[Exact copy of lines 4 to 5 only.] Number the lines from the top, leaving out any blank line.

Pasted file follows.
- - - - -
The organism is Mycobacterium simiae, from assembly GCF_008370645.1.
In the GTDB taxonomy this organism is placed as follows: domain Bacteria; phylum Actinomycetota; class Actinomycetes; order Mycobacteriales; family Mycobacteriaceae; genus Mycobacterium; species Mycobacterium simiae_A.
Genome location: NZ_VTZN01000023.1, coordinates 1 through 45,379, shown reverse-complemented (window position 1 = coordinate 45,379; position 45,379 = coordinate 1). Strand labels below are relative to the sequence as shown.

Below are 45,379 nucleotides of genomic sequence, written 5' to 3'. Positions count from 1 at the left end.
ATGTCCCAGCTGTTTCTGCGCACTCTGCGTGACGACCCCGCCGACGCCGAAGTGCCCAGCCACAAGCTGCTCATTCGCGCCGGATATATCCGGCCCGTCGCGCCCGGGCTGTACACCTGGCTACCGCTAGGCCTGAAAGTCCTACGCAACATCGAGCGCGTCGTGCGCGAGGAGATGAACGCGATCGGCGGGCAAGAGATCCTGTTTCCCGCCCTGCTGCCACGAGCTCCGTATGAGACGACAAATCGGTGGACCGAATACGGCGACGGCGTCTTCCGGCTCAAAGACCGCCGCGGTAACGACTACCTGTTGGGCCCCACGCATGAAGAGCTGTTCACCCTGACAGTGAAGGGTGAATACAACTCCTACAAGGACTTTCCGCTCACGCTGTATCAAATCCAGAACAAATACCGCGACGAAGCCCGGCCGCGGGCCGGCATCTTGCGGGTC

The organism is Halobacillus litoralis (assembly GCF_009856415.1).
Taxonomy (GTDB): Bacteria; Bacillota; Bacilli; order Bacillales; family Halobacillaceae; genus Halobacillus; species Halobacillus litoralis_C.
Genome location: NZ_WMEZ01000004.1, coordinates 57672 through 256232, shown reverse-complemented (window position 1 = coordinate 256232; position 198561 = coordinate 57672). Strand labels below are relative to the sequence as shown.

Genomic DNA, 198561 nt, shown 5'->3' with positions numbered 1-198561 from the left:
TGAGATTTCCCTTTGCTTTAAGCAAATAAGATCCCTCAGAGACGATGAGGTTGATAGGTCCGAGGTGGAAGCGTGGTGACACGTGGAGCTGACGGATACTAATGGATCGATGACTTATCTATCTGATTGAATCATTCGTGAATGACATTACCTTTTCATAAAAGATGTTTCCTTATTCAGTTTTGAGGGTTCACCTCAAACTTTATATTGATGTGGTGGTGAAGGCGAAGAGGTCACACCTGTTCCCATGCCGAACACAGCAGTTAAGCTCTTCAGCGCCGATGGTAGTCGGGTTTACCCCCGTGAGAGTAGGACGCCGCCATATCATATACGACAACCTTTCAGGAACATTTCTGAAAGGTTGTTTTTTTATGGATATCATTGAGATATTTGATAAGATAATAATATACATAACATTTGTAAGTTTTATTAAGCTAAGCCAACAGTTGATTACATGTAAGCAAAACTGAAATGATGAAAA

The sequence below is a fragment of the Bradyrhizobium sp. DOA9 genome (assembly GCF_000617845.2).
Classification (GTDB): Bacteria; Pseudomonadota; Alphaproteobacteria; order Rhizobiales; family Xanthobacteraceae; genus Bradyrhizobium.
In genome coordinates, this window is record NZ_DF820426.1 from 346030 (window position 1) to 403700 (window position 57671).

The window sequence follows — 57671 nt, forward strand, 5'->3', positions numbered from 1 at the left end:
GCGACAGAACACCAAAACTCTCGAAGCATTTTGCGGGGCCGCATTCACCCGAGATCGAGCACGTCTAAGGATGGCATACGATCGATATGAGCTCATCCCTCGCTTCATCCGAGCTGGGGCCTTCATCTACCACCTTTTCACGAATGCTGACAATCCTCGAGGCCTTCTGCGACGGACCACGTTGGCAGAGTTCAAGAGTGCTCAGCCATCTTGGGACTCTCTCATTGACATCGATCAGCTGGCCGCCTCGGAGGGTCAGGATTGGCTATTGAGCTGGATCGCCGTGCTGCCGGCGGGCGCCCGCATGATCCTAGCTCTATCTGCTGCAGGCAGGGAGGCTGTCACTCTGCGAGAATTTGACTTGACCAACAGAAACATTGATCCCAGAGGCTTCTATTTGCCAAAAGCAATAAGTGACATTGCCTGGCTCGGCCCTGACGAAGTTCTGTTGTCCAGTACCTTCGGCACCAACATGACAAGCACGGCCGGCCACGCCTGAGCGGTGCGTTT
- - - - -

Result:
Below are 45,379 nucleotides of genomic sequence, written 5' to 3'. Positions count from 1 at the left end.
ATGTCCCAGCTGTTTCTGCGCACTCTGCGTGACGACCCCGCCGACGCCGAAGTGCCCAGCCACAAGCTGCTCATTCGCGCCGGATATATCCGGCCCGTCGCGCCCGGGCTGTACACCTGGCTACCGCTAGGCCTGAAAGTCCTACGCAACATCGAGCGCGTCGTGCGCGAGGAGATGAACGCGATCGGCGGGCAAGAGATCCTGTTTCCCGCCCTGCTGCCACGAGCTCCGTATGAGACGACAAATCGGTGGACCGAATACGGCGACGGCGTCTTCCGGCTCAAAGACCGCCGCGGTAACGACTACCTGTTGGGCCCCACGCATGAAGAGCTGTTCACCCTGACAGTGAAGGGTGAATACAACTCCTACAAGGACTTTCCGCTCACGCTGTATCAAATCCAGAACAAATACCGCGACGAAGCCCGGCCGCGGGCCGGCATCTTGCGGGTC